Aviation Commission, Buffalo Rock reach concessions agreement

Albany-based company will offer four vending options at Southwest Georgia Regional Airport

ALBANY — As the saying goes, it appears when you snooze, you lose. At least with the Albany-Dougherty Aviation Commission.

The commission voted Monday at its monthly meeting not only to go with a vending concessions option at the Southwest Georgia Regional Airport’s new terminal building, but also to sign a one-year contract with Buffalo Rock to supply the concessions at the terminal.

Daniel Hadden and Patrick Seiy of Albany-based Buffalo Rock were on hand at the commission meeting to make their pitch for concessions rights, while two other companies that had made proposals — the Dothan, Alabama-based Pepi Companies and FUNction Events of Albany — failed to attend the meeting.

“Buffalo Rock was at the table; that has to count for something,” Airport Director Yvette Aehle said Tuesday morning. “Their representatives were there to answer questions about concerns board members had, and that obviously had a lot to do with the decision that was made.

“I believe (the vending option) was really the best option for us because of the (relatively light) foot traffic we have at the airport. It didn’t make sense to put another $25,000 into a concessions area when it’s not likely you’re going to get the traffic to justify the cost.”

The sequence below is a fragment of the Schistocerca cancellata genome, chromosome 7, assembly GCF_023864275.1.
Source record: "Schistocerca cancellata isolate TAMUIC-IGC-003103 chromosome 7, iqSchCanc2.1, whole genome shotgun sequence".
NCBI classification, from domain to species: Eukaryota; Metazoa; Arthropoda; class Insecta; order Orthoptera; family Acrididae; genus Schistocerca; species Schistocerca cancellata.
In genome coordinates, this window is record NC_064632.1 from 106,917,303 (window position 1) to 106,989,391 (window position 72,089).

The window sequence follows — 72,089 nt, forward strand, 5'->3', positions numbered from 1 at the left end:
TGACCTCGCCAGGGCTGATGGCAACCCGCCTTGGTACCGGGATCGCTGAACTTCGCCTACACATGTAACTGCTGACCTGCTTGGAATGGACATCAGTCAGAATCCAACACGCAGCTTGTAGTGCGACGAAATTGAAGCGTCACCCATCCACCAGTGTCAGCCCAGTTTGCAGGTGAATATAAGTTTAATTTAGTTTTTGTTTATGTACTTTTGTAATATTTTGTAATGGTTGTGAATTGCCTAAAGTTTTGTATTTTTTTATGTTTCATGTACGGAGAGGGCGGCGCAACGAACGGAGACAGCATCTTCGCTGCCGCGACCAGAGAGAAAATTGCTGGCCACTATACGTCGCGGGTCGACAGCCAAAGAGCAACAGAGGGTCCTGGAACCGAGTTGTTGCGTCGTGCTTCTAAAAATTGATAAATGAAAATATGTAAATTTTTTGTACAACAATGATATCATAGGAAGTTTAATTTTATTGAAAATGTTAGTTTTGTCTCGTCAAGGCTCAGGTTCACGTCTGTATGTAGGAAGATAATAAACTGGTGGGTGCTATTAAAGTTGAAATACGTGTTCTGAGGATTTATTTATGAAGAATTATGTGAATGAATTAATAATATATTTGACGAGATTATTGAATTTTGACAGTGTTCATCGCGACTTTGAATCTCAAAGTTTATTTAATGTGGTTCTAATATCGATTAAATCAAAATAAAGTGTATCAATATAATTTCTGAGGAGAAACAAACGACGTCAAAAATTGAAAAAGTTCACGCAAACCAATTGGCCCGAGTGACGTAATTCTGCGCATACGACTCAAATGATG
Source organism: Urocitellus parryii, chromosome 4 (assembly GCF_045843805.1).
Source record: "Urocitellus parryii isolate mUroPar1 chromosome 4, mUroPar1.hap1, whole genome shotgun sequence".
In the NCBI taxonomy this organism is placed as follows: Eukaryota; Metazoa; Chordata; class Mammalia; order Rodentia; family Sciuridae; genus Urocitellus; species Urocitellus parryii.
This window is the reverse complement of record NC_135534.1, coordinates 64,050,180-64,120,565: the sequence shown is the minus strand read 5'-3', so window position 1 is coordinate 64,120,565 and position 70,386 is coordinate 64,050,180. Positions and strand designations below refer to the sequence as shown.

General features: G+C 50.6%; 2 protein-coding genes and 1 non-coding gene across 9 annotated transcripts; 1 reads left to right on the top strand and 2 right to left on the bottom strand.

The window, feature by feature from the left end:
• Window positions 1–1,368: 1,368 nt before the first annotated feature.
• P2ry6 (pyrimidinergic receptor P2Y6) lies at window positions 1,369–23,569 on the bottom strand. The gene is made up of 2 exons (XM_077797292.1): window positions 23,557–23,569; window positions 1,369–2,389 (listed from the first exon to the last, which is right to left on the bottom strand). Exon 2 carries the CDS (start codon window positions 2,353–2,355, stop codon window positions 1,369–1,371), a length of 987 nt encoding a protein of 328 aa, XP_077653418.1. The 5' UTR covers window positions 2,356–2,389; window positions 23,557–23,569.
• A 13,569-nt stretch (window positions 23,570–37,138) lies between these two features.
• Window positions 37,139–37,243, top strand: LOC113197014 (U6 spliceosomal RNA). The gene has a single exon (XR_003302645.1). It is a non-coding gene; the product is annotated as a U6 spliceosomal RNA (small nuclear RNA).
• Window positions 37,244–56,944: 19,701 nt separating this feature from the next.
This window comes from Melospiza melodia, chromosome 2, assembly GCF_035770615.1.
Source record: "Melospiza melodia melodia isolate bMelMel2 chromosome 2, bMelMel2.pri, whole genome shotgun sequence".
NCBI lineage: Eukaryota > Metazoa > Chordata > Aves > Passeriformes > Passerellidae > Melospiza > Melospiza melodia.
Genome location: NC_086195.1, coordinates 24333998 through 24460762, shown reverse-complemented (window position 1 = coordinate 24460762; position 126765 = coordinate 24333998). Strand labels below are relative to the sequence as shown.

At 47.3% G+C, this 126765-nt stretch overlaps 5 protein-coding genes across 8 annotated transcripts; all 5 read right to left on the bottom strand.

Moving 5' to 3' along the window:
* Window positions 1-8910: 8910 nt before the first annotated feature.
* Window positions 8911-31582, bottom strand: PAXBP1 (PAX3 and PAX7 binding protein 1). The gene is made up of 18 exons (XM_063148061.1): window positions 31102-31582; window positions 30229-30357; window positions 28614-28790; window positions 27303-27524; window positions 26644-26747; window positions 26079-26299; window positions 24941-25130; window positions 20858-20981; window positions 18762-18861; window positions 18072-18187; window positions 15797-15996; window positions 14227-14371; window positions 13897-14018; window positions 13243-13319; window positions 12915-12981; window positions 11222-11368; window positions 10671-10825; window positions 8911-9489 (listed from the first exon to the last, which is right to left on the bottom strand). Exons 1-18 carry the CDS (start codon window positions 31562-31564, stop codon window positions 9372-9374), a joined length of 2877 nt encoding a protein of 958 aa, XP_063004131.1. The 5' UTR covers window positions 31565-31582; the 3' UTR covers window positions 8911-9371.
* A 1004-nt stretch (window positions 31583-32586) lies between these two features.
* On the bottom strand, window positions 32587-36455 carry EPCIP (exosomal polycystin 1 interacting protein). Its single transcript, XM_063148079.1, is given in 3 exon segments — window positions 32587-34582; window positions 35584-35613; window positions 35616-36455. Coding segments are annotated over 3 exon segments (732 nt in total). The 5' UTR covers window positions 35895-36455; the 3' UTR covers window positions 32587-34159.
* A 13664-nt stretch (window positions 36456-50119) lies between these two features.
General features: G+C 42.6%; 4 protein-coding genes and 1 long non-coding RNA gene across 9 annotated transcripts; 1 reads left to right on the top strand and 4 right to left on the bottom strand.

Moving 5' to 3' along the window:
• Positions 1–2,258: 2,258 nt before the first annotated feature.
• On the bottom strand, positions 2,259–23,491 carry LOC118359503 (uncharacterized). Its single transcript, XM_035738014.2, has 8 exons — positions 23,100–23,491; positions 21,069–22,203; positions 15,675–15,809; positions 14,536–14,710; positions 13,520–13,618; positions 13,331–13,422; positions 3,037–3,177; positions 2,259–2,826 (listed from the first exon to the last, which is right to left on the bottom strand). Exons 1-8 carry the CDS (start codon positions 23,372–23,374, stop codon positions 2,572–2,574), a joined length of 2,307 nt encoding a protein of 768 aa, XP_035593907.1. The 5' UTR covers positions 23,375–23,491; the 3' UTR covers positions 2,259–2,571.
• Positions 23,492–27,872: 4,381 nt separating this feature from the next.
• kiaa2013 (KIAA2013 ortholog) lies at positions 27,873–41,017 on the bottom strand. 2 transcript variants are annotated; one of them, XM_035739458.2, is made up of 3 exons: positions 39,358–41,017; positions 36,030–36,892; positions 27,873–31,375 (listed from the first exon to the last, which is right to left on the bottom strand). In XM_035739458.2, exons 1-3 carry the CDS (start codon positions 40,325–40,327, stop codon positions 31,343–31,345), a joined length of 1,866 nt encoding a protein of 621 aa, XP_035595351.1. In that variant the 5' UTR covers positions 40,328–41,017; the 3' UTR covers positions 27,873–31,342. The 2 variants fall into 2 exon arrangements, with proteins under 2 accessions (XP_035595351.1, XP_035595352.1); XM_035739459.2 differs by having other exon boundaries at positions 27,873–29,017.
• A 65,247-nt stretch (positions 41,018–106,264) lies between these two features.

Board member Dr. Frank Middleton originally offered a motion to accept the vending option over the more expensive tenant option in building out the concessions area at the airport terminal, but fellow member Bob Langstaff suggested holding off on the vote — or perhaps amending it — to allow Aehle to negotiate a possible vending agreement with Buffalo Rock. Commission Chairman Bill Mayher, however, called for a vote on the vending vs. tenant option only.

When the board approved the vending option, Buffalo Rock’s Hadden said the company would accept a one-year agreement to supply vending concessions at the terminal if the board would forego its commission (usually 10 percent) on products sold during that time. Commission payments would resume in 2015.

“That would give us an opportunity to establish a history at the airport,” Hadden said.

The commission unanimously accepted the terms.

Aehle said Tuesday morning she’d met with the Buffalo Rock representatives after Monday’s meeting and had come up with a location to place vending machines in the five- to six-month period before design and construction are completed on the concessions area.

“That will give them some history, give them an opportunity to determine what products work best at the terminal,” the airport director said.

Buffalo Rock’s proposal includes a bottled drink vendor (which will carry Pepsi and a limited number of Coke products), a snack vendor, a cold food vendor that will carry sandwiches and other prepackaged foods, and a Tassimo single-cup coffee brewer that will allow customers to “custom-make the kind of coffee product they want,” Aehle said.

With two vending machines “out of sight, out of mind” in the old McAfee Terminal Building at the airport, Buffalo Rock realized sales of $7,261.02 in 2013.